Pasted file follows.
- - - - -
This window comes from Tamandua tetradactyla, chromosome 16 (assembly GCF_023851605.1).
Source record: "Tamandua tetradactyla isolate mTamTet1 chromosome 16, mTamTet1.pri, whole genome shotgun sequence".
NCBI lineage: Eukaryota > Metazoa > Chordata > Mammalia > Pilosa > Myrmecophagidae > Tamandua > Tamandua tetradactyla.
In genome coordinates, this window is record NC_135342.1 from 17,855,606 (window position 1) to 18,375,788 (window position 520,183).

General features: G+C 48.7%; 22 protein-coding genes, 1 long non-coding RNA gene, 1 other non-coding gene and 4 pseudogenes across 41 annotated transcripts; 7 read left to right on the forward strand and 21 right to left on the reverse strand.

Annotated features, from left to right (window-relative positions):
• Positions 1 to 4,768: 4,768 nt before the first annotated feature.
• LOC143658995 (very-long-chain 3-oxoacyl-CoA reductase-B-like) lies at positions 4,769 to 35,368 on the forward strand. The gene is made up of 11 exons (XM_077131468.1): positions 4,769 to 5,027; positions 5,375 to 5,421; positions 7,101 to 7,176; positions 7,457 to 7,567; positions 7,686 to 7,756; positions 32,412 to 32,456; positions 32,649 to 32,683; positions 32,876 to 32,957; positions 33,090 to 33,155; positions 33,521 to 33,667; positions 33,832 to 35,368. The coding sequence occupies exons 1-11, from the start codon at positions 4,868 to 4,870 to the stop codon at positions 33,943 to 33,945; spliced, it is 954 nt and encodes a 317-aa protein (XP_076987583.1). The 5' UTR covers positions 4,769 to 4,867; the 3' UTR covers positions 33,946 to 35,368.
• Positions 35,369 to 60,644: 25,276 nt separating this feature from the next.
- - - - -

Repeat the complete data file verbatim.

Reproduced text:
This window comes from Tamandua tetradactyla, chromosome 16 (assembly GCF_023851605.1).
Source record: "Tamandua tetradactyla isolate mTamTet1 chromosome 16, mTamTet1.pri, whole genome shotgun sequence".
NCBI lineage: Eukaryota > Metazoa > Chordata > Mammalia > Pilosa > Myrmecophagidae > Tamandua > Tamandua tetradactyla.
In genome coordinates, this window is record NC_135342.1 from 17,855,606 (window position 1) to 18,375,788 (window position 520,183).

General features: G+C 48.7%; 22 protein-coding genes, 1 long non-coding RNA gene, 1 other non-coding gene and 4 pseudogenes across 41 annotated transcripts; 7 read left to right on the forward strand and 21 right to left on the reverse strand.

Annotated features, from left to right (window-relative positions):
• Positions 1 to 4,768: 4,768 nt before the first annotated feature.
• LOC143658995 (very-long-chain 3-oxoacyl-CoA reductase-B-like) lies at positions 4,769 to 35,368 on the forward strand. The gene is made up of 11 exons (XM_077131468.1): positions 4,769 to 5,027; positions 5,375 to 5,421; positions 7,101 to 7,176; positions 7,457 to 7,567; positions 7,686 to 7,756; positions 32,412 to 32,456; positions 32,649 to 32,683; positions 32,876 to 32,957; positions 33,090 to 33,155; positions 33,521 to 33,667; positions 33,832 to 35,368. The coding sequence occupies exons 1-11, from the start codon at positions 4,868 to 4,870 to the stop codon at positions 33,943 to 33,945; spliced, it is 954 nt and encodes a 317-aa protein (XP_076987583.1). The 5' UTR covers positions 4,769 to 4,867; the 3' UTR covers positions 33,946 to 35,368.
• Positions 35,369 to 60,644: 25,276 nt separating this feature from the next.